• A sentence is valid if and only if it is satisfied by every truth assignment.
    • e.g. \((p \lor \neg p)\)
    • satisfiable
  • A sentence is unsatisfiable if and only if it is not satisfied by any truth assignment.
    • e.g. \((p \land \neg p)\)
    • falsifiable
  • A sentence is contingent if and only if there is some truth assignment that satisfies it and some truth assignment that falsifies it.
    • e.g. \((p \land q)\)
    • satisfiable AND falsifiable.

Definition – model

Let \(\alpha\) be a formula and \(\Sigma\) a set of formulas. A truth assignment \(v\) is called

  1. a model of \(\alpha\), if \(v \vDash \alpha\), and
  2. a model of \(\Sigma\), if \(v \vDash \Sigma\), i.e., \(v \vDash \beta\) for every formula \(\beta \in \Sigma\)

Logical entailment

We say that a sentence \(\phi\) logically entails a sentence \(\psi\) (written \(\phi\)\(\psi\)) if and only if every truth assignment that satisfies \(\phi\) also satisfies \(\psi\). For example, the sentence \(p\) logically entails the sentence \((p \lor q)\). Since a disjunction is true whenever one of its disjuncts is true, then \((p \lor q)\) must be true whenever \(p\) is true.

Logical consistency

A sentence \(\phi\) is consistent with a sentence \(\psi\) if and only if there is a truth assignment that satisfies both \(\phi\) and \(\psi\). For example, the sentence \((p \lor q)\) is consistent with the sentence \((p \land q)\). However it is NOT consistent with \((\neg p \land \neg q)\) [3]

While consistency and entailment are very similar they don’t entail each other.

Transformation Rules

\[\begin{split}\begin{align} \text{1. } & \alpha\leftrightarrow\beta \Longrightarrow (\alpha\rightarrow \beta)\land(\beta\rightarrow \alpha) \Longrightarrow (\neg\alpha\lor\beta)\land(\neg\beta\lor\alpha) \\ \text{2. } & \alpha\rightarrow \beta \Longrightarrow \neg\alpha\lor\beta \\ \text{3. } & \neg(\alpha\lor\beta) \Longrightarrow \neg\alpha\land\neg\beta \\ \text{4. } & \neg(\alpha\land \beta) \Longrightarrow \neg\alpha\lor\neg\beta \\ \text{5. } & \neg\neg\alpha \Longrightarrow \alpha \\ \text{6. } & \alpha\lor(\beta\land \gamma) \Longrightarrow (\alpha\lor\beta)\land(\alpha\lor\gamma) \\ \text{7. } & (\alpha\land \beta)\lor\gamma \Longrightarrow (\alpha\lor\gamma)\land(\beta\lor\gamma) \\ \text{8. } & \alpha\land(\beta\lor\gamma) \Longrightarrow (\alpha\land\beta)\lor(\alpha\land\gamma) \\ \text{9. } & (\alpha\lor\beta)\land\gamma \Longrightarrow (\alpha\land\gamma)\lor(\beta\land\gamma) \\ \end{align}\end{split}\]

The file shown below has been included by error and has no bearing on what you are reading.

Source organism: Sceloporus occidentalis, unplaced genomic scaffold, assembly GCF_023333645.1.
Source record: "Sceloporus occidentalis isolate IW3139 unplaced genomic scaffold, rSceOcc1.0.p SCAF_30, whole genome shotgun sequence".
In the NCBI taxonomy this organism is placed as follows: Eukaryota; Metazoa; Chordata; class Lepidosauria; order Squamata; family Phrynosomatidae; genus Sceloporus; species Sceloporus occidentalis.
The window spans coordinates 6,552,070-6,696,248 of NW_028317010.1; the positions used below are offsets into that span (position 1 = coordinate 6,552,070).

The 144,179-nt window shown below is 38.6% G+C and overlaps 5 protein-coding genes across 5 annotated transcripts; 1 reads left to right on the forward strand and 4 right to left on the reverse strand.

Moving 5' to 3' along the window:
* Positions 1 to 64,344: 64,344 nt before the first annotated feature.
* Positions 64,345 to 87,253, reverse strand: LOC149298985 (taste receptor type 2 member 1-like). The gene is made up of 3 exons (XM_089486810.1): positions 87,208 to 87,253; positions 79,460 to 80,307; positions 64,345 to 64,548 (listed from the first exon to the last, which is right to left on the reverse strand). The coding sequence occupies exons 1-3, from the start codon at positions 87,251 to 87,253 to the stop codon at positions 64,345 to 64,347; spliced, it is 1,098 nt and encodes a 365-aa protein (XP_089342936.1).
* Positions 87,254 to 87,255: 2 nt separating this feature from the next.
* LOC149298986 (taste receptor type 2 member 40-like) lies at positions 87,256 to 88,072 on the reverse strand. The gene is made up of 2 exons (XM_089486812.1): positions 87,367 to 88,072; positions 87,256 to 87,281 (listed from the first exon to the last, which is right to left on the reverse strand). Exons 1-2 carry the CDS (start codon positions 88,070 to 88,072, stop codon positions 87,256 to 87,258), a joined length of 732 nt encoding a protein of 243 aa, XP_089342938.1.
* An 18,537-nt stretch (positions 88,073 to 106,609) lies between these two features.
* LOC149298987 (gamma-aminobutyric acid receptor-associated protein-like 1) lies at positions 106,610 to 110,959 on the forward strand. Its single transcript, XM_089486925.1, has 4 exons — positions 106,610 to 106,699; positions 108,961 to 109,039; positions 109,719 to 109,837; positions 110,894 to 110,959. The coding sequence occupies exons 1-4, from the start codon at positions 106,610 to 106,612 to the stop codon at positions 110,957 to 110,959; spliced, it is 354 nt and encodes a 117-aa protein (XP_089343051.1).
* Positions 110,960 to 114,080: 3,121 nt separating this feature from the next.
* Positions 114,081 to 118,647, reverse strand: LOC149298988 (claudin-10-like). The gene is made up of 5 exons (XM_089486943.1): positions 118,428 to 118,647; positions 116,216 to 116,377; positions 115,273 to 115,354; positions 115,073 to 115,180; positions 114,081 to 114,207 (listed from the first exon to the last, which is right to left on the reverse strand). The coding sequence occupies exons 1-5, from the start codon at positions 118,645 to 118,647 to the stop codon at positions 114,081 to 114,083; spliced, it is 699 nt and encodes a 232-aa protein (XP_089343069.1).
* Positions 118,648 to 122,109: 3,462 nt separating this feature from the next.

To transform a propositional formula into a CNF or DNF, follow the below steps:

  1. Remove equivalences \((\leftrightarrow)\)
  2. Remove implications \((\rightarrow)\)
  3. Push negations inside until negations \((\neg)\) occur as parts of negative literals only.
  4. Organize conjunctions outside disjunctions (CNF) or disjunctions outside conjunctions (DNF).

Conjunctive Normal Form(CNF)

A statement is in conjunctive normal form if it is a conjunction (sequence of ANDs) consisting of one or more conjuncts, each of which is a disjunction (OR) of one or more literals. Examples of conjunctive normal forms include [4]

\[\begin{split}A \\ (A \lor B) \land (\neg A \lor C) \\ A \lor B \\ A \land (B \lor C) \\\end{split}\]

Example

Transform the formula \(\neg(p\land q)\leftrightarrow(r\land s)\) into CNF.

\[\begin{split}\begin{gather} \text{1. Replace the equivalance using, $P \leftrightarrow Q \Longleftrightarrow (P \lor \neg Q) \land (\neg P \lor Q)$.} \\ \big[ \neg(p\land q) \lor \neg (r\land s) \big] \land \big[ p\land q) \lor (r\land s) \big] \\ \text{2. Applythe distributed law} \\ \big[ \neg(p\land q) \lor \neg (r\land s) \big] \land \big[ (p\lor r) \land (p\lor s) \land (q\lor r) \land (q \lor s) \big] \\ \text{3. Apply De Morgan's law} \\ \big( \neg p \lor \neg q \lor \neg r\lor \neg s \big) \land \big( (p\lor r) \land (p\lor s) \land (q\lor r) \land (q \lor s) \big) \\ \end{gather}\end{split}\]

Disjunctive normal form (DNF)

A formula \(\alpha\) is in disjunctive normal form (DNF) if and only if has the form \({\beta_1}{\lor}\cdots{\lor}{\beta_n}\) where \(n\geq 0\) and each disjunt \(\beta_i\) is a cube. Example:

\[(\neg {fire}\land\neg {alarm})\lor( {fire}\land {alarm})\]


Reference

[1](1, 2) https://mycourses.aalto.fi/course/view.php?id=16956
[2]http://intrologic.stanford.edu/sections/section_03_01.html
[3]http://intrologic.stanford.edu/sections/section_03_05.html
[4]http://mathworld.wolfram.com/ConjunctiveNormalForm.html